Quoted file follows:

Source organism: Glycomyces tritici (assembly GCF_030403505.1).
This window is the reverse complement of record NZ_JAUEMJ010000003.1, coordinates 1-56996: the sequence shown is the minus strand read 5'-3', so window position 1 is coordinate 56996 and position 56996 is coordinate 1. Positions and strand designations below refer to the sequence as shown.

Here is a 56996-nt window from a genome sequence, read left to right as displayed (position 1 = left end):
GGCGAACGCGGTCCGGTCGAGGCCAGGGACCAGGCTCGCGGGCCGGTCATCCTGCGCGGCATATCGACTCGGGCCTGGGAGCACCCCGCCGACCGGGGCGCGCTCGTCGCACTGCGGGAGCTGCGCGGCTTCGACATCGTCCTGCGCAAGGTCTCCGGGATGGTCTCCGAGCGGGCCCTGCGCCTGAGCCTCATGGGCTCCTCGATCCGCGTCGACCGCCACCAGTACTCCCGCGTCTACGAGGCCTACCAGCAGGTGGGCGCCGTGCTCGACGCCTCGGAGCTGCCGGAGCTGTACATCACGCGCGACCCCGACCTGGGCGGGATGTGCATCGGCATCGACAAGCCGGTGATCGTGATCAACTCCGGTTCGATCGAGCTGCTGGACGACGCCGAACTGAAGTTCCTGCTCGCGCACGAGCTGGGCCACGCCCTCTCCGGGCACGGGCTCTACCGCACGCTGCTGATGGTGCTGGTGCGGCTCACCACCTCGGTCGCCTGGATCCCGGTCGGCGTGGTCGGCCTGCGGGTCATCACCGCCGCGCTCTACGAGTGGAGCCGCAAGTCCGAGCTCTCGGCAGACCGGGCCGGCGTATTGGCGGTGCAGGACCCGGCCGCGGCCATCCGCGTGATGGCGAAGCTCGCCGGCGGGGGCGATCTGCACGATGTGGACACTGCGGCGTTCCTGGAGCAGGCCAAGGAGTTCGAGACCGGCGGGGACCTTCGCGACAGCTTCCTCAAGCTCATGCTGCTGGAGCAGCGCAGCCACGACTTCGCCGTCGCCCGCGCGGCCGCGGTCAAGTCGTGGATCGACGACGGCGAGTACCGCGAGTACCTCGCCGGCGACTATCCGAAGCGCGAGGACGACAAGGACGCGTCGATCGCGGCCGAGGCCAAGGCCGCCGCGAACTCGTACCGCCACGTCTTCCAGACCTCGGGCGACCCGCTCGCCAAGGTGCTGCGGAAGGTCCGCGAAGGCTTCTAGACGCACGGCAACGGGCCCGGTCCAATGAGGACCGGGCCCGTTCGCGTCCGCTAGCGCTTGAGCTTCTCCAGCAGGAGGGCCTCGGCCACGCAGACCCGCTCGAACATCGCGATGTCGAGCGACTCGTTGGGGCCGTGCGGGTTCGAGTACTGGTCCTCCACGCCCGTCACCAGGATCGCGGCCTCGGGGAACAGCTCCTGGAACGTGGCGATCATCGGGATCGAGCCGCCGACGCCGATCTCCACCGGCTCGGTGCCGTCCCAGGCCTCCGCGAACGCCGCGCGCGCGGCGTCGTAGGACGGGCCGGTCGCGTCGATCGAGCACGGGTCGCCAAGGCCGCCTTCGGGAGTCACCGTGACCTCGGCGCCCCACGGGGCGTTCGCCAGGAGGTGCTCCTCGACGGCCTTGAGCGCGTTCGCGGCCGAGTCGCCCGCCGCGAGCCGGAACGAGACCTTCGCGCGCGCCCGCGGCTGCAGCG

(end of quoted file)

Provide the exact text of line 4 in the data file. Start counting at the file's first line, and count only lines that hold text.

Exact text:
GGCGAACGCGGTCCGGTCGAGGCCAGGGACCAGGCTCGCGGGCCGGTCATCCTGCGCGGCATATCGACTCGGGCCTGGGAGCACCCCGCCGACCGGGGCGCGCTCGTCGCACTGCGGGAGCTGCGCGGCTTCGACATCGTCCTGCGCAAGGTCTCCGGGATGGTCTCCGAGCGGGCCCTGCGCCTGAGCCTCATGGGCTCCTCGATCCGCGTCGACCGCCACCAGTACTCCCGCGTCTACGAGGCCTACCAGCAGGTGGGCGCCGTGCTCGACGCCTCGGAGCTGCCGGAGCTGTACATCACGCGCGACCCCGACCTGGGCGGGATGTGCATCGGCATCGACAAGCCGGTGATCGTGATCAACTCCGGTTCGATCGAGCTGCTGGACGACGCCGAACTGAAGTTCCTGCTCGCGCACGAGCTGGGCCACGCCCTCTCCGGGCACGGGCTCTACCGCACGCTGCTGATGGTGCTGGTGCGGCTCACCACCTCGGTCGCCTGGATCCCGGTCGGCGTGGTCGGCCTGCGGGTCATCACCGCCGCGCTCTACGAGTGGAGCCGCAAGTCCGAGCTCTCGGCAGACCGGGCCGGCGTATTGGCGGTGCAGGACCCGGCCGCGGCCATCCGCGTGATGGCGAAGCTCGCCGGCGGGGGCGATCTGCACGATGTGGACACTGCGGCGTTCCTGGAGCAGGCCAAGGAGTTCGAGACCGGCGGGGACCTTCGCGACAGCTTCCTCAAGCTCATGCTGCTGGAGCAGCGCAGCCACGACTTCGCCGTCGCCCGCGCGGCCGCGGTCAAGTCGTGGATCGACGACGGCGAGTACCGCGAGTACCTCGCCGGCGACTATCCGAAGCGCGAGGACGACAAGGACGCGTCGATCGCGGCCGAGGCCAAGGCCGCCGCGAACTCGTACCGCCACGTCTTCCAGACCTCGGGCGACCCGCTCGCCAAGGTGCTGCGGAAGGTCCGCGAAGGCTTCTAGACGCACGGCAACGGGCCCGGTCCAATGAGGACCGGGCCCGTTCGCGTCCGCTAGCGCTTGAGCTTCTCCAGCAGGAGGGCCTCGGCCACGCAGACCCGCTCGAACATCGCGATGTCGAGCGACTCGTTGGGGCCGTGCGGGTTCGAGTACTGGTCCTCCACGCCCGTCACCAGGATCGCGGCCTCGGGGAACAGCTCCTGGAACGTGGCGATCATCGGGATCGAGCCGCCGACGCCGATCTCCACCGGCTCGGTGCCGTCCCAGGCCTCCGCGAACGCCGCGCGCGCGGCGTCGTAGGACGGGCCGGTCGCGTCGATCGAGCACGGGTCGCCAAGGCCGCCTTCGGGAGTCACCGTGACCTCGGCGCCCCACGGGGCGTTCGCCAGGAGGTGCTCCTCGACGGCCTTGAGCGCGTTCGCGGCCGAGTCGCCCGCCGCGAGCCGGAACGAGACCTTCGCGCGCGCCCGCGGCTGCAGCG